Tuesday, January 7, 2014

Basics: Automatic UNIX Profile Provisioning Using Centrify's Zone Provisioning Agent


In a previous posts we discussed what's in a UNIX profile, we have also discussed the concepts behind Centrify Zones, how Active Directory users can be UNIX-enabled using Centrify and what are some of the considerations and strategies for UNIX identities;  the problem has been that our labs have been focused in manual Identity manipulation.

The reason for this is simple:  understanding the basics is establishes the best foundation to address complex issues; but since we have gone over man manual scenarios, in this posting we will discuss automatic provisioning with the Zone Provisioning Agent (ZPA) utility.  The rest of the labs will use ZPA with a rationalized namespace.

Why Exceptions are Bad

In IT infrastructure, Security as well as in Identity and Access Management, designers need to strive for standardization and simplicity; sadly the reality is that organizations are complex today because problems are addressed in a reactive matter and rarely the root cause of issues are addressed, instead, organizations throw technology and resources at the problem.

Getting to a standard Identity Provisioning process is hard and the most challenging part is the ability to make the process standard and repeatable enough that exceptions are almost eliminated.   Exceptions introduce overhead and unnecessary risk; any system administrator with a certain degree of experience knows this and the sad thing is that some of them have figured out that complexity keeps them employed and enjoying the status quo.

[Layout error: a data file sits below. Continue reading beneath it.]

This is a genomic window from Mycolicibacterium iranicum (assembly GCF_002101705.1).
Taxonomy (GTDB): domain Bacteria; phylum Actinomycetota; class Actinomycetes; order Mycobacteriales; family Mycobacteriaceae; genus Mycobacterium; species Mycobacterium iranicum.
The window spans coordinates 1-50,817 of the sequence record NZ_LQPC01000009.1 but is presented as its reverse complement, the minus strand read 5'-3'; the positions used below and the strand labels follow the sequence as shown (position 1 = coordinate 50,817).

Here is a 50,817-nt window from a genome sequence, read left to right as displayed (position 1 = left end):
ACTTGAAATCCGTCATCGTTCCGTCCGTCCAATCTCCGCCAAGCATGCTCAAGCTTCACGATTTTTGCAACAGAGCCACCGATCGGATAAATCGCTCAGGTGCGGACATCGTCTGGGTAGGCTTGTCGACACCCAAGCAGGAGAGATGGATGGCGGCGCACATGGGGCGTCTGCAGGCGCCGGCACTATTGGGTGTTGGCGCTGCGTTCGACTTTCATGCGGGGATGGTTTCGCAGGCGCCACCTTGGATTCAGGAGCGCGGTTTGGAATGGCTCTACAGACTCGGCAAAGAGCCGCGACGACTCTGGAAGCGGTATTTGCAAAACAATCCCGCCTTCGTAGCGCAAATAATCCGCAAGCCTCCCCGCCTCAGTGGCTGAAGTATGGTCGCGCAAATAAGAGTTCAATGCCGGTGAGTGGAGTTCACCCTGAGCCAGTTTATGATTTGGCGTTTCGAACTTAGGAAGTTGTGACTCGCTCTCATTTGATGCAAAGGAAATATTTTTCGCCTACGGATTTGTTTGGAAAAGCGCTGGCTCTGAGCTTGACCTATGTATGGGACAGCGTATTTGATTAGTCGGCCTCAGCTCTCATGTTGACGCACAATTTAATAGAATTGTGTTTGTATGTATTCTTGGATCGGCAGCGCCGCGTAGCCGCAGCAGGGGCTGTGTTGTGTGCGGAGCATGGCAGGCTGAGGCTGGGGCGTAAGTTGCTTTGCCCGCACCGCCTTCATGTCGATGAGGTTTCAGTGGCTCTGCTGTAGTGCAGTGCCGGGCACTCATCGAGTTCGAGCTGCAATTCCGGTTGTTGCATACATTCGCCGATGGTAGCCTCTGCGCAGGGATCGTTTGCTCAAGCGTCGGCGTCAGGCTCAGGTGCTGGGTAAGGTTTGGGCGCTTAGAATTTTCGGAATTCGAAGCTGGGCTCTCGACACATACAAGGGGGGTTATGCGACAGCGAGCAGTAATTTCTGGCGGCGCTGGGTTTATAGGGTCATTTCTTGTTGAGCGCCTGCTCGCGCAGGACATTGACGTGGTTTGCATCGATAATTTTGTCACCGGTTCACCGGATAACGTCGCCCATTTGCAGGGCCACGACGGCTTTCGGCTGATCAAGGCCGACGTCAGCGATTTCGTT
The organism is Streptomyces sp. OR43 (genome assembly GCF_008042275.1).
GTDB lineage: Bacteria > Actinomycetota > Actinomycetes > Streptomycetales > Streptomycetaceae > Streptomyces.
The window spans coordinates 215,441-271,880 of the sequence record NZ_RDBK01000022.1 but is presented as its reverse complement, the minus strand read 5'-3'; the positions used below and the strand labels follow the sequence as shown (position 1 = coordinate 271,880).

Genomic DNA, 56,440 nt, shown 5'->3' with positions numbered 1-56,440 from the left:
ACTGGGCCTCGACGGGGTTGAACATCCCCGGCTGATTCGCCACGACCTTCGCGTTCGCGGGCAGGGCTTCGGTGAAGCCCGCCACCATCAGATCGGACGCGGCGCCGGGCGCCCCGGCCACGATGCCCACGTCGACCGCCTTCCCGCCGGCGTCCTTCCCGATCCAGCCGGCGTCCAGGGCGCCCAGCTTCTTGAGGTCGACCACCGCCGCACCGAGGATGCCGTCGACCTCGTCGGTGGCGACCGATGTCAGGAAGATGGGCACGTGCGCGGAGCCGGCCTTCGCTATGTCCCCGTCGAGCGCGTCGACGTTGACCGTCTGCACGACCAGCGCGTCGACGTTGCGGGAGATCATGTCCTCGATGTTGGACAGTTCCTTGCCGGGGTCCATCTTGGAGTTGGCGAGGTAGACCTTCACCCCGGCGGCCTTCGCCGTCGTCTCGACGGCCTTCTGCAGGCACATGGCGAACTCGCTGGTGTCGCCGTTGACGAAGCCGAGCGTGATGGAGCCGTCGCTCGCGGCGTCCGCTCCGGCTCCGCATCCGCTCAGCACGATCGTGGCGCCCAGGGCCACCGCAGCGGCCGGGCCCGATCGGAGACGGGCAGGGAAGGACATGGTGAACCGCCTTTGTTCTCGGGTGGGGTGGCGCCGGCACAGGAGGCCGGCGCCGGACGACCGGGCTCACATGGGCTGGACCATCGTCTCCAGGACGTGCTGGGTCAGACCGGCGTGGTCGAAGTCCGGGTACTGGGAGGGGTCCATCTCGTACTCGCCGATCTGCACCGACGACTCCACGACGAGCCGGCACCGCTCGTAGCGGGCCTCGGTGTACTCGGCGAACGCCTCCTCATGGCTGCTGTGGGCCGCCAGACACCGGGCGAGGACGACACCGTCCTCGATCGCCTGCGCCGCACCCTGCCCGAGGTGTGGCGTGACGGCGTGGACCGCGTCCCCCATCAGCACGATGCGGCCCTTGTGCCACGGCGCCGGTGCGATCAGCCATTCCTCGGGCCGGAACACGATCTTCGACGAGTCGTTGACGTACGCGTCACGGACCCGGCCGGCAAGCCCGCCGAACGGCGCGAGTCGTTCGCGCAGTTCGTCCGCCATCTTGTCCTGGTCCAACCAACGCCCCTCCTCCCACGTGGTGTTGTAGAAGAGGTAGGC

Exceptions = More complexity = More stress = More work = More cost = Lower Satisfaction

In addition, to be completely fair, not all organizations can afford to completely aim and then shoot.  This is why solutions need to allow a certain degree of flexibility.

Centrify Zone Provisioning Agent

The Zone Provisioning Agent (or ZPA) is a utility included with Centrify Standard Edition that allows the automatic provisioning of UNIX identities leveraging Active Directory Security groups.
Yes, we get to reuse the same process again.
ZPA waits a preset number of minutes and searches in Active Directory for provisioning groups, and based on the zone defaults, will automatically UNIX-enable a user.

ZPA is implemented as a Windows Service or it can be run as a command utility called zoneupdate.exe.
Zoneupdate provides an interface to work with scripting or Identity Management solutions.

Like any other solution, ZPA has to subscribe to the Plan-Do-Check-Model.

Planning for ZPA

  • Understand the impact of ZPA - once a zone has been enabled for automatic provisioning, AD users can't be UNIX-enabled manually, overrides are still possible at the zone, child zone and system levels.  The unavailability of manual provisioning, stresses that the process has to be clean of major exceptions.